What began as a routine income tax review for one of my clients, developed into a case that eventually sent a woman to prison for arranging adoptions of fictitious babies. The case aimed a spotlight on a growing fraud made easier by the Internet. The lessons I learned may help other accountants and fraud examiners.
I own an investigative and accountancy firm. In March of 1999, I met with a client, Kelly K., to review her tax forms. After discussing the adoption tax credit option, she told me how she and her husband, Roy, had tried and failed to adopt with a local adoption agency.
Roy and Kelly had been working with attorneys and other adoption facilitators until they were referred to Sonya Furlow, head of the Philadelphia agency, Tender Hearts Adoption Facilitation Services, in December of 1998. Furlow's website was appealing. Almost immediately, Furlow matched Roy and Kelly with a young, expectant woman named "Elsie" who was scheduled to give birth to a girl in March of 1999. However, after many months of anxious waiting the Kaisers never did receive their adoptive baby. During our interview, Kelly shared her suspicions about Furlow; soon I would find out that neither Elsie nor her baby actually existed.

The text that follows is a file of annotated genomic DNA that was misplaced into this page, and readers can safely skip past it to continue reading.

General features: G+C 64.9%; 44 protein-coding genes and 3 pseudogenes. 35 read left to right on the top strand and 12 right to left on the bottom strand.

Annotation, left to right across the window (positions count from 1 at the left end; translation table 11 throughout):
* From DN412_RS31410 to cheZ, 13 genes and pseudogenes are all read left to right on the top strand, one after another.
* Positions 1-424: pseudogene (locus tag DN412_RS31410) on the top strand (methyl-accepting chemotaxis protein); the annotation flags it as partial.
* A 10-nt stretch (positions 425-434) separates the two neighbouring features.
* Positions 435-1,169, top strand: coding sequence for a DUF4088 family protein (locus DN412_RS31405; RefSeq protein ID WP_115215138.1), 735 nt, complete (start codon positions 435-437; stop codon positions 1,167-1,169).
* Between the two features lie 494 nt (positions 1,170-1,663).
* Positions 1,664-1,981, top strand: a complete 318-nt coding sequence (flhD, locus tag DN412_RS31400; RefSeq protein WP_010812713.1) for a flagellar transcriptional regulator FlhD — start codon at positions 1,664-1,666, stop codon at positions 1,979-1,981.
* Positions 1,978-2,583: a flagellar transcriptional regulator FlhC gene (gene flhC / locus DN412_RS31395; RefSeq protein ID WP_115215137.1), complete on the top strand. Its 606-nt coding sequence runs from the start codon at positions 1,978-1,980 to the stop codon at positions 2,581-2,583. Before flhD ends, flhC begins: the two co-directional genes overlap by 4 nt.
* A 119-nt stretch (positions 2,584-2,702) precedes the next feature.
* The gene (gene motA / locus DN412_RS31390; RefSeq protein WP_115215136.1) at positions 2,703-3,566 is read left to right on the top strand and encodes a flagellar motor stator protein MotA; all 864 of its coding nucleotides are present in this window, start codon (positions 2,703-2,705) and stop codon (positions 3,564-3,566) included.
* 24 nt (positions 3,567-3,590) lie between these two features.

Types of Adoption
Fraud Adoption fraud can include:
An adoption agency or facilitator that charges exorbitant fees, and isn't properly staffed;
Agency misrepresentation of a child's emotional and physical history, or background, which is generally called "wrongful adoption";
A birthparent accepting money for expenses from prospective adoptive parents with no intention of completing the adoption process; and
An agency or facilitator that accepts money for services never rendered, which was the type of case I found myself in.1